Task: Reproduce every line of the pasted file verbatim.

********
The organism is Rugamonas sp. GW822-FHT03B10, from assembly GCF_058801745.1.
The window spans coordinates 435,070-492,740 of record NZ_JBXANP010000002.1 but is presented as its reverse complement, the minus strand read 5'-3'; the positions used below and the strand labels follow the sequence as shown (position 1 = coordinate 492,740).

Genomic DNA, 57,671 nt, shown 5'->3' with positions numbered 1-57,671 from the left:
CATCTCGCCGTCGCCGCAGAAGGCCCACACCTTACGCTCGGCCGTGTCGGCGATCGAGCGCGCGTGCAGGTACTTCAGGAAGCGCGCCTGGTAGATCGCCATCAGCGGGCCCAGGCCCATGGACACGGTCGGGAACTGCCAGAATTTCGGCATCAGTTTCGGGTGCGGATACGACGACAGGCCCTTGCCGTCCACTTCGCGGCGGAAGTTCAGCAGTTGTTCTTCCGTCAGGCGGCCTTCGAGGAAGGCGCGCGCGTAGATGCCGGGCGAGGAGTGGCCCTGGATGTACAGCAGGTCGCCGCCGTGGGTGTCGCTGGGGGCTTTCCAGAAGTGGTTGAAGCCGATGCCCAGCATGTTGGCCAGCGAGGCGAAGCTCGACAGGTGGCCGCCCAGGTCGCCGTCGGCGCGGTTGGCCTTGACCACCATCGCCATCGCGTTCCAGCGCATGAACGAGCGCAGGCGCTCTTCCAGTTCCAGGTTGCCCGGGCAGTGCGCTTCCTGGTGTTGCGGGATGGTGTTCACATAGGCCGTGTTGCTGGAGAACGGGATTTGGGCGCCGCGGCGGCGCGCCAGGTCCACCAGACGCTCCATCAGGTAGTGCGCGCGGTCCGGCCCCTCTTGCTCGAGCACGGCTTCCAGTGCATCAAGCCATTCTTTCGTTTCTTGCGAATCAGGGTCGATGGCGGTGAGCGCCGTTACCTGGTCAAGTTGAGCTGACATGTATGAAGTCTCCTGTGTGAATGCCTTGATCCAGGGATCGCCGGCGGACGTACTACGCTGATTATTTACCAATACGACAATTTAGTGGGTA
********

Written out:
The organism is Rugamonas sp. GW822-FHT03B10, from assembly GCF_058801745.1.
The window spans coordinates 435,070-492,740 of record NZ_JBXANP010000002.1 but is presented as its reverse complement, the minus strand read 5'-3'; the positions used below and the strand labels follow the sequence as shown (position 1 = coordinate 492,740).

Genomic DNA, 57,671 nt, shown 5'->3' with positions numbered 1-57,671 from the left:
CATCTCGCCGTCGCCGCAGAAGGCCCACACCTTACGCTCGGCCGTGTCGGCGATCGAGCGCGCGTGCAGGTACTTCAGGAAGCGCGCCTGGTAGATCGCCATCAGCGGGCCCAGGCCCATGGACACGGTCGGGAACTGCCAGAATTTCGGCATCAGTTTCGGGTGCGGATACGACGACAGGCCCTTGCCGTCCACTTCGCGGCGGAAGTTCAGCAGTTGTTCTTCCGTCAGGCGGCCTTCGAGGAAGGCGCGCGCGTAGATGCCGGGCGAGGAGTGGCCCTGGATGTACAGCAGGTCGCCGCCGTGGGTGTCGCTGGGGGCTTTCCAGAAGTGGTTGAAGCCGATGCCCAGCATGTTGGCCAGCGAGGCGAAGCTCGACAGGTGGCCGCCCAGGTCGCCGTCGGCGCGGTTGGCCTTGACCACCATCGCCATCGCGTTCCAGCGCATGAACGAGCGCAGGCGCTCTTCCAGTTCCAGGTTGCCCGGGCAGTGCGCTTCCTGGTGTTGCGGGATGGTGTTCACATAGGCCGTGTTGCTGGAGAACGGGATTTGGGCGCCGCGGCGGCGCGCCAGGTCCACCAGACGCTCCATCAGGTAGTGCGCGCGGTCCGGCCCCTCTTGCTCGAGCACGGCTTCCAGTGCATCAAGCCATTCTTTCGTTTCTTGCGAATCAGGGTCGATGGCGGTGAGCGCCGTTACCTGGTCAAGTTGAGCTGACATGTATGAAGTCTCCTGTGTGAATGCCTTGATCCAGGGATCGCCGGCGGACGTACTACGCTGATTATTTACCAATACGACAATTTAGTGGGTA